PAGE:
I expect that you are going to keep the camera with one lens outside the backpack all day long. So you'll need a comfortable camera strap, maybe a sling one or something like this:

http://cosyspeed.wix.com/cosyspeed-feb14a#!camslinger-105-and-160/cspq
http://spiderholster.com/black-widow/

something small enough to be placed inside the backpack when rains comes.

A spare battery could help.
 

greenboy

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1) standard daypack or hydration daypack
with
2) some kind of a frontpack/holster for the camera stuff so you can instantly shoot, swap lenses without removing anything, etc.

For cycling (manual or motor), skiing, hiking, etc this really works out great, and for backpacking, it sure distributes the weight better for comfort
 

tyrphoto

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For a kit that small, I'd probably go with a camera insert like the smaller Crumpler Haven or Timbuk2 Snoop and get a comfortable and light hiking/mountain/daypack instead of a camera backpack. Or even go with neoprene lens pouches instead. If you're hiking 8-10 hours a day, comfort is key and you're probably best off trying various backpacks at your local camping/hiking/sports store first and then finding a camera insert or pouch solution to fit the bag.
 

usayit

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I've discovered that camera backpacks seem to be a compromise over hiking and lightweight backpacks in terms of a design that is ideal for carrying items on your back. Furthermore, a backpack makes it difficult to access equipment. It forces you to stop. Remove the backpack each time you want to switch lenses or access something.

What has worked for me, is a small shoulderbag that has been packed into a backpack. It gives you the option of leaving the shoulder back inside or take it out and throw it over the shoulder when I arrive at photo-ops. Others I have seen prefer to use a very simple 1 camera 1 lens held in a holster case attached to the chest or waist.

When I was in college, I would wrap my camera in a towel and pack it towards the top of the frame. That worked too.
 

greenboy

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I hike and cycle a lot with camera. Even if you discount wildlife opportunities where a couple seconds can make the difference between getting the shot or not, I find that having it right in front of me but not swinging on a strap -- instead of in back -- makes it a lot more likely that i will really shoot a lot without disrupting the flow of the hike or trip. There have been many times I am still moving as I get the camera ready...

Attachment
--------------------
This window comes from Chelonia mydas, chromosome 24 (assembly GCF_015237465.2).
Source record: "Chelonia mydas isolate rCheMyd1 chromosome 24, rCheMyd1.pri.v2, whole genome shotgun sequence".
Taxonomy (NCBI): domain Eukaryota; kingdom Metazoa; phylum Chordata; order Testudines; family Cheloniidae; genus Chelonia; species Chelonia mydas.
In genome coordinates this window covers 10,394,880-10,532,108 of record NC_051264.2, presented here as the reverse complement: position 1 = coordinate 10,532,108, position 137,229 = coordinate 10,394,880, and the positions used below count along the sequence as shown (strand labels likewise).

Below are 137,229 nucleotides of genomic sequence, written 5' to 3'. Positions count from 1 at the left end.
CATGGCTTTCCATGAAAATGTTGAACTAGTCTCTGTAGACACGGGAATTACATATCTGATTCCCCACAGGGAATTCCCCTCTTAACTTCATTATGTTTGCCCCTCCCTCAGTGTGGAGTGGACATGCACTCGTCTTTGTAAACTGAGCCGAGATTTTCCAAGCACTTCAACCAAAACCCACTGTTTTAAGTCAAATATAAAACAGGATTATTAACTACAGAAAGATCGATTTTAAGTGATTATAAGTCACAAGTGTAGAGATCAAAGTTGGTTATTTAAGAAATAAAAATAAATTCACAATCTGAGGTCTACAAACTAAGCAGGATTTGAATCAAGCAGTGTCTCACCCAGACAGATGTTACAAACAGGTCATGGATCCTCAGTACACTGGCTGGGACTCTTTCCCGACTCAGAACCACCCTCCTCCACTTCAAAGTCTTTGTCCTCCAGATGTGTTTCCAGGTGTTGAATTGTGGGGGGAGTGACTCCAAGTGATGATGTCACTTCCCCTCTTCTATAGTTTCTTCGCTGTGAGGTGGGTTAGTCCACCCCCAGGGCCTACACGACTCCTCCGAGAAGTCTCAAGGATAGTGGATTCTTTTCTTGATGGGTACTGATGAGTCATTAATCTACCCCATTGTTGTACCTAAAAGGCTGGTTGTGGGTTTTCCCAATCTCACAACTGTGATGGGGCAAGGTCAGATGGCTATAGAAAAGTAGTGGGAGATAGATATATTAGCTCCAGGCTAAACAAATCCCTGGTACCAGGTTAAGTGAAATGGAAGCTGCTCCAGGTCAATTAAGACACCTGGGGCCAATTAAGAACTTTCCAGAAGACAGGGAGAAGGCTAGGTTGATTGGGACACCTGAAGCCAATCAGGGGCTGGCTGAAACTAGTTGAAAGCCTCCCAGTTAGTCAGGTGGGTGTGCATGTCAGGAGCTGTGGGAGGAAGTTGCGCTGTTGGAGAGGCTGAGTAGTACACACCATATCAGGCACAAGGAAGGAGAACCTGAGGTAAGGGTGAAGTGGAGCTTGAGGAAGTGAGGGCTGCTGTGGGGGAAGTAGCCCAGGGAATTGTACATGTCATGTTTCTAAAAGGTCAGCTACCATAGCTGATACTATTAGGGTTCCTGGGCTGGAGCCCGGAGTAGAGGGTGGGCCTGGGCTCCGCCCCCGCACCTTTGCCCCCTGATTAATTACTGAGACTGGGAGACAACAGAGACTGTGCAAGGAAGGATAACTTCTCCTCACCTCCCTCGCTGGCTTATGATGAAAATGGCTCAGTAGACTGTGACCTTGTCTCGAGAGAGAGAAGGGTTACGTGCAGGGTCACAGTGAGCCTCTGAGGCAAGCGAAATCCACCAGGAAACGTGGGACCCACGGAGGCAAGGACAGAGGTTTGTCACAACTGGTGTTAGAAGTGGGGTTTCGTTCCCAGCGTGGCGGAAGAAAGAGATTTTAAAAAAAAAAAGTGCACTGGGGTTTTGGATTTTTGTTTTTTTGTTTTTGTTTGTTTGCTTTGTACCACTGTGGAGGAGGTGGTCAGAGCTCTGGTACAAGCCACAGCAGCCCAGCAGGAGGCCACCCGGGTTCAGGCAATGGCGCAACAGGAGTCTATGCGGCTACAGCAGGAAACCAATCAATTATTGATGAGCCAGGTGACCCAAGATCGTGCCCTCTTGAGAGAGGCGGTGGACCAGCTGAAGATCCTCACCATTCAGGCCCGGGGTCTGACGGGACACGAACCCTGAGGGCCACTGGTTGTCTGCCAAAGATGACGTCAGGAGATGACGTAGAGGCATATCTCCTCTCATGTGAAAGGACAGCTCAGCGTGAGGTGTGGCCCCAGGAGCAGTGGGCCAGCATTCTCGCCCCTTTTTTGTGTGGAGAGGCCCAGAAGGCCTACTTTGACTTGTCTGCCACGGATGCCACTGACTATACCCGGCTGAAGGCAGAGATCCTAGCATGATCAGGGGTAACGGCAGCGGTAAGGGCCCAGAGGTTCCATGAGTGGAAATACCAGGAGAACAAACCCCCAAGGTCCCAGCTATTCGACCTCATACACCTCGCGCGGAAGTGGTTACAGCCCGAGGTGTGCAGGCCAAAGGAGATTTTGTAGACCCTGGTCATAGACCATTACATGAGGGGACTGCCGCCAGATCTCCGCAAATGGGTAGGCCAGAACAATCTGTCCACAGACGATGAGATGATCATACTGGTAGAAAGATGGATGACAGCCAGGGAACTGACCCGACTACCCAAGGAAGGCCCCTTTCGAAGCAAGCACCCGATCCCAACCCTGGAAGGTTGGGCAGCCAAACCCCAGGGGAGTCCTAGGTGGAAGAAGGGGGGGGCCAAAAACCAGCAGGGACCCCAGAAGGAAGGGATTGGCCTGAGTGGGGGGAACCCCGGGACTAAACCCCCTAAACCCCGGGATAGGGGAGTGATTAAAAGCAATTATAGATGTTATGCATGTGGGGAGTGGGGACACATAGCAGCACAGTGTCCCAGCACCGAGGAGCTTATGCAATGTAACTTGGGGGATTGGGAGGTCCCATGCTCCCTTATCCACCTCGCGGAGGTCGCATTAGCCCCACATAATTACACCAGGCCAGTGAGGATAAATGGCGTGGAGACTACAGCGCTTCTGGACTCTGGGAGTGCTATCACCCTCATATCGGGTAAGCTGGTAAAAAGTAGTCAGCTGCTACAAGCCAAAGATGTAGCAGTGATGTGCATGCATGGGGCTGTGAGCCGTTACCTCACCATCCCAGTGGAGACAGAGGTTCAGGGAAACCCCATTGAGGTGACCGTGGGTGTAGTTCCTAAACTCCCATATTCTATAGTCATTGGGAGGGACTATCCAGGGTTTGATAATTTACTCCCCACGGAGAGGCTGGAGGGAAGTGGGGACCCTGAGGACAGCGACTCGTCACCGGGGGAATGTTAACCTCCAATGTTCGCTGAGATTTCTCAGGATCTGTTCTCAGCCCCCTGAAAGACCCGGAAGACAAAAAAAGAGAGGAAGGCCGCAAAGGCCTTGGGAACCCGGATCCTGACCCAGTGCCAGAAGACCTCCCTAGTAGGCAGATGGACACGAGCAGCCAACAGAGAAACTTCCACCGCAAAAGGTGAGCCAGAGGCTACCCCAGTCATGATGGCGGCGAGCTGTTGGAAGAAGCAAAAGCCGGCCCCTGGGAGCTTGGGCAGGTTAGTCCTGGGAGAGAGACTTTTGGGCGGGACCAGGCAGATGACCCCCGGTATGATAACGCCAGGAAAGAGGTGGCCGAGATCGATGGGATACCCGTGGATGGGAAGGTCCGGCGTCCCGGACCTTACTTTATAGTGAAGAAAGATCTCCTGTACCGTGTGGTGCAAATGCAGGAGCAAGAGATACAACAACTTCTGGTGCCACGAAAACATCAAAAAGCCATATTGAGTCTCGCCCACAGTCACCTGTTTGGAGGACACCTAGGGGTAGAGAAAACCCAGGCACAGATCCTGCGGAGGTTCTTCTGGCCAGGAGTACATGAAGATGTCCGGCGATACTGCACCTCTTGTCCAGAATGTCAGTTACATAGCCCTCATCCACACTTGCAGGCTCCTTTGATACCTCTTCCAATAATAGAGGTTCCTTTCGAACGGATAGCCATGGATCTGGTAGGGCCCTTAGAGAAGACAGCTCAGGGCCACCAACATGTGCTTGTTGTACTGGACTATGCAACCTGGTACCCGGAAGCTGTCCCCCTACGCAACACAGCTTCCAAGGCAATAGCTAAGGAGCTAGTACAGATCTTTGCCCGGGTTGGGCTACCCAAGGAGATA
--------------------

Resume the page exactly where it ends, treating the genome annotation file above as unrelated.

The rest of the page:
Under normal conditions you don't even need to use a clasp or zipper to access the camera and at least a couple lenses.

I think the meme of ready access is coming over from photojournalism and backpacking and flyfishing for that matter.

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http://www.ribzwear.com/

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greenboy

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The other advantage to the camera front/chestpack is it allows you to use it alone -- or with whatever daypack or backpack you want. Lately I've preferred hydration daypacks that have easy carry netting and bungee arrangements for easy shedding or donning of a layer, and if you don't want to use the bladder you can always use them for a insulated water bottle or whatever. you can get by with a very small daypack then, with a nice breathable back, and expand the system to suit. Both of mine were really cheap and even have easy ways to attach tripods if your style of photography benefits from one.

The extensibility and weight distribution are very nice, making balance on goat trails or skiis better, and your back will like that too.
 

will_f

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Thanks for all the great responses guys. Taking your input I checked out what was available at REI and Best Buy. I found a couple that would work (the best was a Lowepro at Best Buy). I almost bought it (it was on sale) but accessing the camera was a pain.

I then googled I think "camera backpack" and found this:

http://www.mindshiftgear.com

I couldn't find a bad review and it solved the problem of how to provide weather protection and access the camera without taking off the pack. I ordered the smaller one because (a) the big one is WAY outside my budget, and (b) the small one at 22L was about the size of the ones would work. I'll Post a review when it arrives. .



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will_f

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Sep 2, 2013
Messages
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I use an F-Stop Loka backpack- both for general travelling, plane hopping and for hiking (1-3 day hikes).